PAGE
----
With a typical search warrant, police are supposed to knock and announce themselves. But with no-knock warrants, police can force their way into people’s homes without warning.
Hosted by Jenn Abelson and Nicole Dungca, “Broken Doors” is a six-part investigative podcast about how no-knock warrants are deployed in the American justice system — and what happens when accountability is flawed at every level.
This investigative journalism would not be possible without subscribers
“Broken Doors” is part of The Post’s Unaccountable series that examines policing in America amid the push for reform.
What differentiates a no-knock search warrant: Criminal justice experts estimate that police carry out tens of thousands of no-knock raids every year in the United States. Read the FAQ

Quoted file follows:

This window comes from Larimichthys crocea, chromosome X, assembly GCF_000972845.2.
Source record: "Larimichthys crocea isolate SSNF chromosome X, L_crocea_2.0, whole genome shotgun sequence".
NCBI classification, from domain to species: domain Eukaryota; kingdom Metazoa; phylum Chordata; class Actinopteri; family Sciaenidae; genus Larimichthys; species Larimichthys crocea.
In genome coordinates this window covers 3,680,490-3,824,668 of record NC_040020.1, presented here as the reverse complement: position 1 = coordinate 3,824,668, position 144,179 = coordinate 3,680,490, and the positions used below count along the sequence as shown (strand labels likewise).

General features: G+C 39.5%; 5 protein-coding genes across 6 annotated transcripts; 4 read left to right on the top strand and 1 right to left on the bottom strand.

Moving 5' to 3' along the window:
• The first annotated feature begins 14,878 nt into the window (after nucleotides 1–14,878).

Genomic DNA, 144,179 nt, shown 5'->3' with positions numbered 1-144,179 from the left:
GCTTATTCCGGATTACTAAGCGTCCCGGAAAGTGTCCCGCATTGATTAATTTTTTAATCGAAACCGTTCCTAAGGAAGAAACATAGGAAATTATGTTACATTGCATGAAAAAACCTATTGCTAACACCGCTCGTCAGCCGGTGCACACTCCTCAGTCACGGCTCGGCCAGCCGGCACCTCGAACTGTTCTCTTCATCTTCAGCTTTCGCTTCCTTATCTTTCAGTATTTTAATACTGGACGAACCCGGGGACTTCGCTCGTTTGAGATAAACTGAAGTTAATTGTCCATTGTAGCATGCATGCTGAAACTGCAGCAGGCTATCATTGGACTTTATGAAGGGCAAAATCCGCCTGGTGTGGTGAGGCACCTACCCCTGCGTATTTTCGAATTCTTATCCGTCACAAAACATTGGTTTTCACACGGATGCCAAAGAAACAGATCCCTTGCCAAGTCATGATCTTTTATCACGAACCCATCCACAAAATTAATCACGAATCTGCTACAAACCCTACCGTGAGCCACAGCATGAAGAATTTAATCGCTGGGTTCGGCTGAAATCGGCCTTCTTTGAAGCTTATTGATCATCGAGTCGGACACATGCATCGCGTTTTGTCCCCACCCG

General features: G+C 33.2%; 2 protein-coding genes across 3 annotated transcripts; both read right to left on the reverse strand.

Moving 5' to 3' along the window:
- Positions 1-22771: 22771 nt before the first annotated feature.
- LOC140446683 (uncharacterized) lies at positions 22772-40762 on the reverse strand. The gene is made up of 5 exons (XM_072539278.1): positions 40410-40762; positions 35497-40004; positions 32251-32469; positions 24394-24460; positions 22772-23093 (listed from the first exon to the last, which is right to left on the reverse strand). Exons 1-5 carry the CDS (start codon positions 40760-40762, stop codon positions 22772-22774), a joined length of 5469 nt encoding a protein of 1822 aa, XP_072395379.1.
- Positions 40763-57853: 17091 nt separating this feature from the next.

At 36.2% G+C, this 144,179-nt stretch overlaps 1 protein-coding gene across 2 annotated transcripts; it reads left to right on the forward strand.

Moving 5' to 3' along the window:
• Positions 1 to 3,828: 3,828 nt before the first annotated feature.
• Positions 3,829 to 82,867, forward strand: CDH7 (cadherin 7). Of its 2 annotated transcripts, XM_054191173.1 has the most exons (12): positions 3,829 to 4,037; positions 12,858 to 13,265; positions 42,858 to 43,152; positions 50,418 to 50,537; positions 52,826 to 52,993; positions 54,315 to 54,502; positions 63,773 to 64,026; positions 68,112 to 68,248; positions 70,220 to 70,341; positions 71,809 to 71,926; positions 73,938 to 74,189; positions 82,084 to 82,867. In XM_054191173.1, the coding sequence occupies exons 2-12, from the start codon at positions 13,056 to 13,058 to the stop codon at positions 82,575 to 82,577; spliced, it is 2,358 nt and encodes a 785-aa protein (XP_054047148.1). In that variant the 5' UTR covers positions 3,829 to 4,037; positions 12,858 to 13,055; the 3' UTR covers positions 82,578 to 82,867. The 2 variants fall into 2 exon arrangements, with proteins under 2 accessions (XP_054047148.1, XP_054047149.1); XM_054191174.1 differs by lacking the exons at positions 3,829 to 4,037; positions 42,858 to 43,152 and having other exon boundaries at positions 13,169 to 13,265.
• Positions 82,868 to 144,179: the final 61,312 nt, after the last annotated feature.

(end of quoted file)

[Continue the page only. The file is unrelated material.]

No-knock raids have led to fatal encounters and small drug seizures: Judges routinely authorize requests for the surprise raids with little apparent scrutiny of claims by officers. Read the story.
When the sheriff waged a war on drugs: An investigation into no-knock raids in Mississippi revealed allegations that the Monroe County Sheriff’s Office had abused its power and trampled on the rights of residents. Read the story.
Behind the story: A conversation on how we produced “Broken Doors” and the power of audio storytelling. Read the Q&A.
Washington Post Live: Nevada Attorney General Aaron Ford in conversation with “Broken Doors” host Nicole Dungca. Watch here.